Like the growl of a predator unseen but clearly heard, the menace of true winter is upon us as storms bear down on Juneau Saturday and Monday.
“We have two separate systems we’re dealing with,” said Greg Spann, a National Weather Service meteorologist in Juneau, in a phone interview Friday. “The first one is tomorrow. The second is Monday. We think that’s gonna be impactful.”
With an early and enthusiastic kick-off including an ice storm and the power outages that ensued, 2020’s winter season has been a good deal less mild than last year. Monday’s weather event will follow what was predicted to be 4-11 inches of snow, Spann said.
“We have another potentially impactful system racing up towards Juneau. We’re not exactly sure if it’s gonna be rain, snow, wind. It’s going to be some combination of all of the above,” Spann said. “That’s a front sweeping in from the gulf. Right now we’re thinking the worst of it should be on Monday.”
So how can Juneau residents be prepared? Try yourself against our quiz, and then read what the experts have to say.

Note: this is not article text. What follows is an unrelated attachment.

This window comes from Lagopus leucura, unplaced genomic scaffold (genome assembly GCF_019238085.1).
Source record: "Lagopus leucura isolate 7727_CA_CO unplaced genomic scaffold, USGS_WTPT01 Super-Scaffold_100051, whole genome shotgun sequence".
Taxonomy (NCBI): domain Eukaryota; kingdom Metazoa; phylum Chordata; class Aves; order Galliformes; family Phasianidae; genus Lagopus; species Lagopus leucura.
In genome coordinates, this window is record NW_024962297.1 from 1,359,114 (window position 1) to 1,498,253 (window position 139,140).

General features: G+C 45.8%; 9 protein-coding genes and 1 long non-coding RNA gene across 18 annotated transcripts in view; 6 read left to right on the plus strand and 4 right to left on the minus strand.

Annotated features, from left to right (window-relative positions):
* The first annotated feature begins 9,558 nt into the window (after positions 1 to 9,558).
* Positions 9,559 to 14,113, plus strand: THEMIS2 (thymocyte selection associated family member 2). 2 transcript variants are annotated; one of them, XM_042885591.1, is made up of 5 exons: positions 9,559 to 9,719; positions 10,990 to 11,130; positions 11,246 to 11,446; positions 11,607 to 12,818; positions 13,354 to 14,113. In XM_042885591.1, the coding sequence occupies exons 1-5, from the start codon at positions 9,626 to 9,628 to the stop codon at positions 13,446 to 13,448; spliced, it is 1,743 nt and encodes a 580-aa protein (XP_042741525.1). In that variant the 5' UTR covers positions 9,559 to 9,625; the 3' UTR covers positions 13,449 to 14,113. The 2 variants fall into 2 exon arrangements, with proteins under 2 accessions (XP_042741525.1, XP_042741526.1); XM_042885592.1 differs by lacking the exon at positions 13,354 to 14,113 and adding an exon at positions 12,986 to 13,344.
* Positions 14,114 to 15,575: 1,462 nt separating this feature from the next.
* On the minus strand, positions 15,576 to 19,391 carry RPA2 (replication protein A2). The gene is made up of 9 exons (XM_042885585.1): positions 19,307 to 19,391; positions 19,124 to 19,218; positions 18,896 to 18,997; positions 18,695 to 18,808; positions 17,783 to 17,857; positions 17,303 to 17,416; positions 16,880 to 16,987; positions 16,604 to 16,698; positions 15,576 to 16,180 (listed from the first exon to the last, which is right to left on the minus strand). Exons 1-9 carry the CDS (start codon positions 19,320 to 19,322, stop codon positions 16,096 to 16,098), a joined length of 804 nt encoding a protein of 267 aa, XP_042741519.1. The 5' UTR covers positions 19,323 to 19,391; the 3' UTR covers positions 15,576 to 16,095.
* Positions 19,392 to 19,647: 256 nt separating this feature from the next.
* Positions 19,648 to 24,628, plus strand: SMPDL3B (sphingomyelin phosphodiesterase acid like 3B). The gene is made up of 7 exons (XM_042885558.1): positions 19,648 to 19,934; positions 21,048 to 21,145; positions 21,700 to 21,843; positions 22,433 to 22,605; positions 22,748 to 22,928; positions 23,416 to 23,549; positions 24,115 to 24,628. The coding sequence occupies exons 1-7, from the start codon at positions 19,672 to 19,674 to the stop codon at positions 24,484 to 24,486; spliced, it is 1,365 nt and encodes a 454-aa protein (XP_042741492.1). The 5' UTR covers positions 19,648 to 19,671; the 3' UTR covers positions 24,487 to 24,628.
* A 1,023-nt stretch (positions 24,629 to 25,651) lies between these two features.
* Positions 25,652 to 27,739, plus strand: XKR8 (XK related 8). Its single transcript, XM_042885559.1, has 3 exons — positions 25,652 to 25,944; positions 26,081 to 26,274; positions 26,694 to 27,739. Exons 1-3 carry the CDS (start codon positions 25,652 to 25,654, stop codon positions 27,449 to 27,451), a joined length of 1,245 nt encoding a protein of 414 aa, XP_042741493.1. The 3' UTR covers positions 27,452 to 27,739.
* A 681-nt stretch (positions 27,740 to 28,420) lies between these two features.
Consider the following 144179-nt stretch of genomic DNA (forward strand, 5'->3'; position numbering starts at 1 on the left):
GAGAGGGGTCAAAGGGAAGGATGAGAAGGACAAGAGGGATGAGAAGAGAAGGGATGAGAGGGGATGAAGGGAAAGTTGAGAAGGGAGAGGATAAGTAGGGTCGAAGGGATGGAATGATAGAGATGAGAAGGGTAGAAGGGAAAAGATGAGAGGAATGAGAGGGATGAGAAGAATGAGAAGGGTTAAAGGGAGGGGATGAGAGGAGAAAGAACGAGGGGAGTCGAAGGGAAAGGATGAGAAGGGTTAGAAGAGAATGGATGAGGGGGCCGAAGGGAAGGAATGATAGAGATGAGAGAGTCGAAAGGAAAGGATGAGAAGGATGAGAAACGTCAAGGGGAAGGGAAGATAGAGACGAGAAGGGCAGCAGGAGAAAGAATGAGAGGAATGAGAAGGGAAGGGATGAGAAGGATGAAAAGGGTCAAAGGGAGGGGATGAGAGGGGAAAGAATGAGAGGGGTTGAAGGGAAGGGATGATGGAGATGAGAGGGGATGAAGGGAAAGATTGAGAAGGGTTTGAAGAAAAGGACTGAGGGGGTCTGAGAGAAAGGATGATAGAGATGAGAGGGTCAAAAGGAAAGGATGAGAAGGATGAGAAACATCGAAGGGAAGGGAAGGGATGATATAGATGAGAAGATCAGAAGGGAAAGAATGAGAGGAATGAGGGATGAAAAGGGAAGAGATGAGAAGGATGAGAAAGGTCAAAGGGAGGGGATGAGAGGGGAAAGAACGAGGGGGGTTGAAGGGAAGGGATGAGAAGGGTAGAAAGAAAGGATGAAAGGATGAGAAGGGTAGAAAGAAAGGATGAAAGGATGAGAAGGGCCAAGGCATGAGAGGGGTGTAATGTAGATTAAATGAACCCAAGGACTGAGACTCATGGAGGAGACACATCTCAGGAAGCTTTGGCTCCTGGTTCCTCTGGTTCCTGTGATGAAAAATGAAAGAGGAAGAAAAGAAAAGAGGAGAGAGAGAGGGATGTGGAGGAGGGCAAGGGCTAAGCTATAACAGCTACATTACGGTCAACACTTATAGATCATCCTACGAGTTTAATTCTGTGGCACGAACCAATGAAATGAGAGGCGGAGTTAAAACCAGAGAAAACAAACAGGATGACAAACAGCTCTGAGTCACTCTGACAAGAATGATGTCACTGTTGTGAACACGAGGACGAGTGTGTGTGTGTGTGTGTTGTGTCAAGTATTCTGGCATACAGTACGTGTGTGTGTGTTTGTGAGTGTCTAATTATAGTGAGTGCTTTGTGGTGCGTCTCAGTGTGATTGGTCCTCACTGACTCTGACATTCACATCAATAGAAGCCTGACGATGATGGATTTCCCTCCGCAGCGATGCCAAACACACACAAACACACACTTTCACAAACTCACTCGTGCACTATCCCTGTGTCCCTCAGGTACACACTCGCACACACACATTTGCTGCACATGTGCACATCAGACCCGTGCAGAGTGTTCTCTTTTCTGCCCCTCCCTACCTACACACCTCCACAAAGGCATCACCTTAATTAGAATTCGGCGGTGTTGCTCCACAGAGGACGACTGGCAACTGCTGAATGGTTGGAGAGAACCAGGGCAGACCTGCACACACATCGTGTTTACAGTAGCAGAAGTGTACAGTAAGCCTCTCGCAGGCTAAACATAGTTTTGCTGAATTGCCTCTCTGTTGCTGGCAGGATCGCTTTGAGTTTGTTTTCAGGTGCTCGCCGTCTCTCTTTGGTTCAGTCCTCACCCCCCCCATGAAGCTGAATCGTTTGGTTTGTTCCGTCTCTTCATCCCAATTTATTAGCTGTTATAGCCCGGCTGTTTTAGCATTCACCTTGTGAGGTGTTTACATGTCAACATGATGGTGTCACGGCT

Winter safety quiz
1) What should you do after a heavy snow?
A: Go hiking without your phone.
B: Prepare the ritual sacrifice to the Old Ones.
C: Go out of town without letting Docks and Harbors know a good in-town contact.
D: Drive carefully and slowly on the roads and dress for the weather.
2) Which should you do if you fall through lake ice?
A: Begin a new job as the Spirit of the Lake.
B: Get your upper body out of the ice before crawling out, keeping low and distributing your weight. Hand spikes and a friend with a rope are helpful.
C: Punch a new hole through the ice to create an escape route and show the ice who’s in charge.
D: Click your heels three times and say there’s “no place like home.”
3) What’s the safest apparel for outdoor winter activities?
A: Layers involving good wicking properties and good weatherproofing on the outer layers.
B: Freshly soaked cotton to form a protective coating of ice.
C: A full suit of plate armor, to better defend against yeti and sasquatch attacks
D: A NASA space suit.
4) Where should you deep-fry a turkey?
B: In your garage.
D: While snowboarding down Eaglecrest’s many fine slopes.
5) What should every house contain?
A: Fire extinguishers.
B: Carbon monoxide detectors.
C: Love and respect for our fellow humans.
D: Smoke detectors.
E: All the above.
Answers appear at the end of the article.
Bonus: which items don’t belong in your power outage emergency kit? Pick three.